You may be wondering why the program doesn't seem to do anything with the file status or contents - it just opens it, gets some info, maps it and closes it. It almost certainly does perform some action based on the file contents but we do not see this because these actions are not system calls. strace only traces system calls - it cannot tell us everything that a program does. This file in particular is the list of all dynamically linked libraries on the system and it is checked by the dynamic linker when any program runs. So again, it is just noise, as it does not tell us much about how cat works.

In fact, many of the remaining lines can be described as noise of this type, until we get to:

open("/etc/passwd", O_RDONLY|O_LARGEFILE) = 3
fstat64(3, {st_mode=S_IFREG|0644, st_size=1460, ...}) = 0
read(3, "root:x:0:0:root:/root:/bin/bash\n"..., 4096) = 1460
write(1, "root:x:0:0:root:/root:/bin/bash\n"..., 1460) = 1460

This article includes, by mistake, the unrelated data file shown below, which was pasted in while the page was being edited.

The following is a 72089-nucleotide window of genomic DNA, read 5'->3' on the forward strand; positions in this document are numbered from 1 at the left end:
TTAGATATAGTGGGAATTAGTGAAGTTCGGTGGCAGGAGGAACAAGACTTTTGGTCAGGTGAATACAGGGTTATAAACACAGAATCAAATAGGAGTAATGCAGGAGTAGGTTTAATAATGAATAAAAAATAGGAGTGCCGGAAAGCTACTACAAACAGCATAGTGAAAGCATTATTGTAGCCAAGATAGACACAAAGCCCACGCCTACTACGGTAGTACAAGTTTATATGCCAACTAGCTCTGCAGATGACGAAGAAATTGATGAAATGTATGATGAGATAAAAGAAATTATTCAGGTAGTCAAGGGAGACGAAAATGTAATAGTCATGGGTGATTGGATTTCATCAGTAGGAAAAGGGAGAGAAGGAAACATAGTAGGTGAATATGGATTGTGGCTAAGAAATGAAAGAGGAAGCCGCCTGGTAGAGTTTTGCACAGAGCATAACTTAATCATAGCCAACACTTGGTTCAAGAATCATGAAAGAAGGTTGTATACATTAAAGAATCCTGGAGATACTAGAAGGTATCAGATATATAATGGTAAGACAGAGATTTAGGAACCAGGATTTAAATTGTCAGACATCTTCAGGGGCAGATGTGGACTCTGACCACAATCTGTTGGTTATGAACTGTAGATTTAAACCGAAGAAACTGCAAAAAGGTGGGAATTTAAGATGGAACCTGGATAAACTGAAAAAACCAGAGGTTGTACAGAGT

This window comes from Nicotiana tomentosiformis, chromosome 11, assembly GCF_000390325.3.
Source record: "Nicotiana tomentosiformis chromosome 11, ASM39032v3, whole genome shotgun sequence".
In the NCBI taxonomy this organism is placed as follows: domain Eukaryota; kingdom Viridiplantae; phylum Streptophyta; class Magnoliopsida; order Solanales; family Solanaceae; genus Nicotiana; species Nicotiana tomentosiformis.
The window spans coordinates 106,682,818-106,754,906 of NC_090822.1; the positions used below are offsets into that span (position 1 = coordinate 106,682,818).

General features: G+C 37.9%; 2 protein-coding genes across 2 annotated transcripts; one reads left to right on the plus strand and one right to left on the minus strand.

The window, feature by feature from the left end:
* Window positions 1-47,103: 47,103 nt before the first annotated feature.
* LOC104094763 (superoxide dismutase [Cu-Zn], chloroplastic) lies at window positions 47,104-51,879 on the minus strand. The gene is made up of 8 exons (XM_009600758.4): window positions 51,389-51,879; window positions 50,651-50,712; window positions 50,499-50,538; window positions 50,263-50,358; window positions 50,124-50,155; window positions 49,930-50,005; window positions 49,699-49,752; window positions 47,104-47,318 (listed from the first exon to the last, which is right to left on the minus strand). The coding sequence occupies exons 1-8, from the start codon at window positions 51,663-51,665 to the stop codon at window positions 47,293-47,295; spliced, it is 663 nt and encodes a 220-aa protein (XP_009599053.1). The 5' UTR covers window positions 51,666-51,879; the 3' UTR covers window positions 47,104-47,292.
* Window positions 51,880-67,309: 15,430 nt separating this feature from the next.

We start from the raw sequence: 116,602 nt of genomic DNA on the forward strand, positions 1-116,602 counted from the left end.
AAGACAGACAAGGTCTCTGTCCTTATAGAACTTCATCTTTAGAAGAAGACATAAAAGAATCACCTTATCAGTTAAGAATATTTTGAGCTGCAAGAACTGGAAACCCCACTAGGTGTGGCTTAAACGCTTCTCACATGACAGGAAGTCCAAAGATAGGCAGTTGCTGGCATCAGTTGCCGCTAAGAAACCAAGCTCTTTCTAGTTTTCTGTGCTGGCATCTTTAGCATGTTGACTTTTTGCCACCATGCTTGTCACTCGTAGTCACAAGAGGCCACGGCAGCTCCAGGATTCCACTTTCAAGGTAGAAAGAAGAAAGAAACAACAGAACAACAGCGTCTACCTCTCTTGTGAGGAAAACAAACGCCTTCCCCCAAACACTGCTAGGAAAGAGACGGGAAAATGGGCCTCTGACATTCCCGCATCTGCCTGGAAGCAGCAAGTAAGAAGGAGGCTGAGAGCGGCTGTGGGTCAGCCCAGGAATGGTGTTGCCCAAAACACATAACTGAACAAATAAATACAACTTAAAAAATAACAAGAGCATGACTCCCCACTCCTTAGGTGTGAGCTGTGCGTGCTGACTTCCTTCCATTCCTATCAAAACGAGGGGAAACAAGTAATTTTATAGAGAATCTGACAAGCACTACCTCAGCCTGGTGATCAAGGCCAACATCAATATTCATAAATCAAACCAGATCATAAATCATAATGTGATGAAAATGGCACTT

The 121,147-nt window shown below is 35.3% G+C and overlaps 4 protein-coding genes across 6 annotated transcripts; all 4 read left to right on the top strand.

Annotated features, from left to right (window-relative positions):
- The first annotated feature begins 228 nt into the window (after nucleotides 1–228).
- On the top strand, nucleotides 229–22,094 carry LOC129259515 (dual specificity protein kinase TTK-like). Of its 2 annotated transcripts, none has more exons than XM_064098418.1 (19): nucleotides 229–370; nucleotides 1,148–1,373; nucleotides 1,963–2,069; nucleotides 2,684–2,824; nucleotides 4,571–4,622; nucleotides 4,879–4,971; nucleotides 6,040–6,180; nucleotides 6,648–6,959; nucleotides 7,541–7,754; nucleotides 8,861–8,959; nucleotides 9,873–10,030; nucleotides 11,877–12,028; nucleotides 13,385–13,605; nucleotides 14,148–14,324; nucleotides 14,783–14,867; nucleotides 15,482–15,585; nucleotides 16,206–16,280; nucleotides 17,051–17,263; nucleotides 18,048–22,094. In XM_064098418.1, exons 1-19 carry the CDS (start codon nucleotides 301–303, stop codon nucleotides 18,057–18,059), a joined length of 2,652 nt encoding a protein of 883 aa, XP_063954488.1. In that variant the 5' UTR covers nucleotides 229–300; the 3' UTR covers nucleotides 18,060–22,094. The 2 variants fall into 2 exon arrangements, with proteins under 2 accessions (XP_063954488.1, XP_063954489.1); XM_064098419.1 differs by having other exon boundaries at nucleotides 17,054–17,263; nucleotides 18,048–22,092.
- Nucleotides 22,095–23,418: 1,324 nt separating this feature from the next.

read(3, "", 4096)                       = 0
close(3)                                = 0

In these lines we can see that /etc/passwd is opened, some data is obtained, then it writes some output to file descriptor 1. We know that some data has been written to standard output, which is always file descriptor 1, for any program. Also observe that strace doesn't show all the data, but displays ... to indicate that there was more data, but it couldn't fit it all on a line.

So now you've come to the end of a simple, but exhaustive example, you should have a basic understanding of how to use strace

LinuxHints/UsingStrace (last edited 2005-10-24 23:14:17 by 82)